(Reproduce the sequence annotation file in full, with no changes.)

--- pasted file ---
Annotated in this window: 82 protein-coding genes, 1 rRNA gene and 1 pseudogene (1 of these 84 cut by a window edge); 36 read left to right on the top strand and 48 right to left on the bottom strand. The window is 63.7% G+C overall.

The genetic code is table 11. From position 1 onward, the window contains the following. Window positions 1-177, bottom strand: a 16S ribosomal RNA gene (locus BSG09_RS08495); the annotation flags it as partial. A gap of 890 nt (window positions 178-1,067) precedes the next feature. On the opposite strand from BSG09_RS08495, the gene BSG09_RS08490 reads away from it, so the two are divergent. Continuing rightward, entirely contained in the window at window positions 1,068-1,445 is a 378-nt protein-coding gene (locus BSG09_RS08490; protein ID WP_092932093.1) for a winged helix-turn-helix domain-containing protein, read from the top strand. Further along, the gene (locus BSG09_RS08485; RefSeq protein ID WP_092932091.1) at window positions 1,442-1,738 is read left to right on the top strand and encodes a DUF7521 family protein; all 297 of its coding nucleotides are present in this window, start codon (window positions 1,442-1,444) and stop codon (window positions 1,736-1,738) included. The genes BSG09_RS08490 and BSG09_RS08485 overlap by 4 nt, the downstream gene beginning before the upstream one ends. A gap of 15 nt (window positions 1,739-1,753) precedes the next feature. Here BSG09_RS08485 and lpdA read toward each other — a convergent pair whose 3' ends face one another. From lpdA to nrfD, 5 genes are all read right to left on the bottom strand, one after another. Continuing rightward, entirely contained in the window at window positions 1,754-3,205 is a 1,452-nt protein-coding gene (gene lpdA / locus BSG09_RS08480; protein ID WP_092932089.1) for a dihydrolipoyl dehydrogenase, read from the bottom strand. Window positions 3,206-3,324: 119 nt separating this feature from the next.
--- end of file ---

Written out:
Annotated in this window: 82 protein-coding genes, 1 rRNA gene and 1 pseudogene (1 of these 84 cut by a window edge); 36 read left to right on the top strand and 48 right to left on the bottom strand. The window is 63.7% G+C overall.

The genetic code is table 11. From position 1 onward, the window contains the following. Window positions 1-177, bottom strand: a 16S ribosomal RNA gene (locus BSG09_RS08495); the annotation flags it as partial. A gap of 890 nt (window positions 178-1,067) precedes the next feature. On the opposite strand from BSG09_RS08495, the gene BSG09_RS08490 reads away from it, so the two are divergent. Continuing rightward, entirely contained in the window at window positions 1,068-1,445 is a 378-nt protein-coding gene (locus BSG09_RS08490; protein ID WP_092932093.1) for a winged helix-turn-helix domain-containing protein, read from the top strand. Further along, the gene (locus BSG09_RS08485; RefSeq protein ID WP_092932091.1) at window positions 1,442-1,738 is read left to right on the top strand and encodes a DUF7521 family protein; all 297 of its coding nucleotides are present in this window, start codon (window positions 1,442-1,444) and stop codon (window positions 1,736-1,738) included. The genes BSG09_RS08490 and BSG09_RS08485 overlap by 4 nt, the downstream gene beginning before the upstream one ends. A gap of 15 nt (window positions 1,739-1,753) precedes the next feature. Here BSG09_RS08485 and lpdA read toward each other — a convergent pair whose 3' ends face one another. From lpdA to nrfD, 5 genes are all read right to left on the bottom strand, one after another. Continuing rightward, entirely contained in the window at window positions 1,754-3,205 is a 1,452-nt protein-coding gene (gene lpdA / locus BSG09_RS08480; protein ID WP_092932089.1) for a dihydrolipoyl dehydrogenase, read from the bottom strand. Window positions 3,206-3,324: 119 nt separating this feature from the next.